Is Now the Time to Buy Emera Inc.?

Should you buy shares of electric utility Emera Inc. (TSX:EMA) after it has shot up 23% over the last six months?

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Electric utilities are fast becoming a favorite among yield starved investors because of their stable earnings and regularly growing dividends. One utility company that lately has seen its share price on a tear is Emera Inc. (TSX:EMA), with it having shot up an impressive 23% over the last six months. This along with some impressive earnings and a surprise dividend hike has piqued investor interest in the company.

Nonetheless the question remains for investors; after such a strong performance will its shares continue to appreciate or will they take a breather? 

So what?

Emera holds a diversified portfolio of electricity generating and natural gas pipeline assets across North America and the Caribbean. This reduces risk by lessening Emera’s dependence on any single market.

More importantly Emera’s business is difficult to replicate with considerable investment required to construct this diverse portfolio of power generating and pipeline assets. There are also significant regulatory hurdles to be overcome when entering these industries.

This gives Emera a wide economic moat that helps to protect its competitive advantage and future earnings growth.

Furthermore, the relatively unchanging demand for electricity and the significant portion of earnings coming from regulated, electricity-generating assets virtually guarantees those earnings.

An important characteristic of a business with these attributes is its ability to reward investors year-in and year-out through a steadily growing dividend. When it reported its fourth-quarter 2014 results, Emera surprised the market by announcing a 3.2% dividend hike that came on the back of a 6.9% hike at the end of the third quarter. This gives Emera a sustainable dividend yield of 3.7%.

The strength of Emera’s business becomes quite clear when you consider that it has hiked its dividend for the last seven straight years and this includes during the global financial crisis (GFC). Between 2008 and 2010 – the height of the GFC – when most companies were slashing or even eliminating their dividends, Emera hiked its annual dividend three times.

These regular dividend hikes testify to management’s confidence that the business can continue growing earnings and highlight there will be more to come as Emera’s earnings grow.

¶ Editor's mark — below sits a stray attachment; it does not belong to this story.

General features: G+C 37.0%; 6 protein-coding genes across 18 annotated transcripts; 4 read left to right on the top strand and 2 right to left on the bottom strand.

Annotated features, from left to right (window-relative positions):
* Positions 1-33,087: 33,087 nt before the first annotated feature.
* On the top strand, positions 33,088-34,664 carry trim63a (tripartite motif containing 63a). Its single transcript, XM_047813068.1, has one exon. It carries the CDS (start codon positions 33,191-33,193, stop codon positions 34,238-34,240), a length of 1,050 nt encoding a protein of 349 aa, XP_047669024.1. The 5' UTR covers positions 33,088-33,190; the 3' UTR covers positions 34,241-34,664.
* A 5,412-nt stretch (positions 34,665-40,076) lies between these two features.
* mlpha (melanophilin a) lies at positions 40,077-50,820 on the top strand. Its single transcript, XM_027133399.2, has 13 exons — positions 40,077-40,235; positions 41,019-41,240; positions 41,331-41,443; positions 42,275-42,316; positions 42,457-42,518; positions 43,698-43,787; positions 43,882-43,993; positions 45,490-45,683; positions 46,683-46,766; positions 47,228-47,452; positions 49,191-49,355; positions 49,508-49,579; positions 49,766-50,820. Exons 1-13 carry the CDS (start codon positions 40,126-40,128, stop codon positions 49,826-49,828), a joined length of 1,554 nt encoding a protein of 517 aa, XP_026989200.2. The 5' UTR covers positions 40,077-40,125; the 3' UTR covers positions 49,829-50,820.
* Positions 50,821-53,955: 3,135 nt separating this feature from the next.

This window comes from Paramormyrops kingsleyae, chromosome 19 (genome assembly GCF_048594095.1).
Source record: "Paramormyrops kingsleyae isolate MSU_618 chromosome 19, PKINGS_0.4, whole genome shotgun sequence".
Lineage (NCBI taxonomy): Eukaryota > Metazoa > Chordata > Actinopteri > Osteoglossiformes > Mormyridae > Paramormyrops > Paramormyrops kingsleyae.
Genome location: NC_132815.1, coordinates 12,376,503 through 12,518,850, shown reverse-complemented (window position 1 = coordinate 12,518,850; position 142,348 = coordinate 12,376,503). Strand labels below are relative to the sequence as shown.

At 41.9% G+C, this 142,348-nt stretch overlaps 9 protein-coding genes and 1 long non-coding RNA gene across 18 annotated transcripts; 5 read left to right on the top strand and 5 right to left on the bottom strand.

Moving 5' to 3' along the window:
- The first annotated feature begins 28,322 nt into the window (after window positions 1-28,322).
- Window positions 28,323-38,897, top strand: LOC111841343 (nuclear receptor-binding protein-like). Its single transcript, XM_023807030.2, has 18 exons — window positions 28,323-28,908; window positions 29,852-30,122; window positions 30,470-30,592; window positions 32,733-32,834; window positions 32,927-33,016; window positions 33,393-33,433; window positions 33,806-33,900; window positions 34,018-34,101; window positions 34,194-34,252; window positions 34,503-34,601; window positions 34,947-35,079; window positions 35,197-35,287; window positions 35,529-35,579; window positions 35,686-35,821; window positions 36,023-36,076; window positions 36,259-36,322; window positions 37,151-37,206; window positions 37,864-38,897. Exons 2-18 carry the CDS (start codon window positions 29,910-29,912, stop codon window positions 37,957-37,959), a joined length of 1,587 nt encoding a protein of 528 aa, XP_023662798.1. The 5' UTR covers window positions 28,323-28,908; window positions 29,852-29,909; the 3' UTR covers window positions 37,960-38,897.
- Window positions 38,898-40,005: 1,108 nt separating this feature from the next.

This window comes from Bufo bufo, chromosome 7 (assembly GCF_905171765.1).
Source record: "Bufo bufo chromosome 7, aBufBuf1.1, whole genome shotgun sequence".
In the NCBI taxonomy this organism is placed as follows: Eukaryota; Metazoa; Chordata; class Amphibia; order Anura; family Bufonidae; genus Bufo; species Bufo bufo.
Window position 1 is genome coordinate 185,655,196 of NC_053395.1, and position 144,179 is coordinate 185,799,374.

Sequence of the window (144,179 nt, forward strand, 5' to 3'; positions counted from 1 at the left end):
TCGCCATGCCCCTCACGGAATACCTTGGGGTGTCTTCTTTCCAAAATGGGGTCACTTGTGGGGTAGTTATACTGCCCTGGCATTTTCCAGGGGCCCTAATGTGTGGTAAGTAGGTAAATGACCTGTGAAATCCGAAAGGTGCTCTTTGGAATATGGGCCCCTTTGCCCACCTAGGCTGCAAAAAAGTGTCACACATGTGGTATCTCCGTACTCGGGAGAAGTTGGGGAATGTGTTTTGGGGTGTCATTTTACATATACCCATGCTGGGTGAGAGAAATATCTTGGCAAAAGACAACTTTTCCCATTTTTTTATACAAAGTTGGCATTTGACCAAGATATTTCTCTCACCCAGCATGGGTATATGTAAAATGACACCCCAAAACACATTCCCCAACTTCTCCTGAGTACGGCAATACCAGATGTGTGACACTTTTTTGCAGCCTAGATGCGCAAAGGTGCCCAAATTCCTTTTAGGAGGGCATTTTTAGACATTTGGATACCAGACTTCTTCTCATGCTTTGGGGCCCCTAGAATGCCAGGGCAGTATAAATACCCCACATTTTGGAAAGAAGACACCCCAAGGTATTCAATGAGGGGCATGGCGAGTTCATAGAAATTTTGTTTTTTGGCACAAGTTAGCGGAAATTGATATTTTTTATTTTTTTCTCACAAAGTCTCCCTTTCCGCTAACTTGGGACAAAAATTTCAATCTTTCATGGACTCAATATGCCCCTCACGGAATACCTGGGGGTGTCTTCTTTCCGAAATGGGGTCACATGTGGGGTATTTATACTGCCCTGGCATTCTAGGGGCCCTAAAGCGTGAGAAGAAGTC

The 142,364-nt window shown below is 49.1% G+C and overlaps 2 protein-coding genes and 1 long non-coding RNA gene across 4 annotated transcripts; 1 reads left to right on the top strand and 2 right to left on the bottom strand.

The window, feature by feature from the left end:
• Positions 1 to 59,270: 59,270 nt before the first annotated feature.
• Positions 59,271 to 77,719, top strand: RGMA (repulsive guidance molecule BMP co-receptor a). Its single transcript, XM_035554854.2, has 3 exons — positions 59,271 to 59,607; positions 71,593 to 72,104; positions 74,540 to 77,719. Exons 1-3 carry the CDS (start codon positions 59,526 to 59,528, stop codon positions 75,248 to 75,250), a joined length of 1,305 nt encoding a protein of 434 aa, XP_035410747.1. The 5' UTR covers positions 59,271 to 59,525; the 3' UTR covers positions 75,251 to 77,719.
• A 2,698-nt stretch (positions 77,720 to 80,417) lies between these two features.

There are also a number of tailwinds that will help to propel Emera’s earnings growth.

These include the current low interest rate environment; the Bank of Canada has already cut interest rates in January and is expected to do so again in March. This is a boon for Emera, because utilities and infrastructure businesses are capital intensive and require considerable investment in order to maintain assets and expand them.

Emera is also focused on increasing the footprint of its electricity transmission assets, growing the capacity of its pipeline network and expanding its renewable energy assets. This will further support earnings growth over the long-term as Emera boosts its power-generating capacity and gains further customers. This strategy will allow Emera to achieve its strategic goals of having regulated electricity generating assets contributing 85% of earnings combined with a dividend compound annual growth rate of 6% between now and 2019.

Now what?

Clearly, Emera has a resilient business with a solid history of delivering strong financial results and rewarding shareholders through regular dividend hikes. There are also a range of tailwinds that coupled with its wide economic moat will support further earnings growth and dividend hikes. Despite appearing fairly priced with a price of 20 times 2015 earnings, its attractive long-term growth outlook, low-risk business model and goal of growing its dividend by 6% annually for the next five years makes Emera an appealing income investment.

This article represents the opinion of the writer, who may disagree with the “official” recommendation position of a Motley Fool premium service or advisor. We’re Motley! Questioning an investing thesis — even one of our own — helps us all think critically about investing and make decisions that help us become smarter, happier, and richer, so we sometimes publish articles that may not be in line with recommendations, rankings or other content.

Fool contributor Matt Smith has no position in any stocks mentioned.

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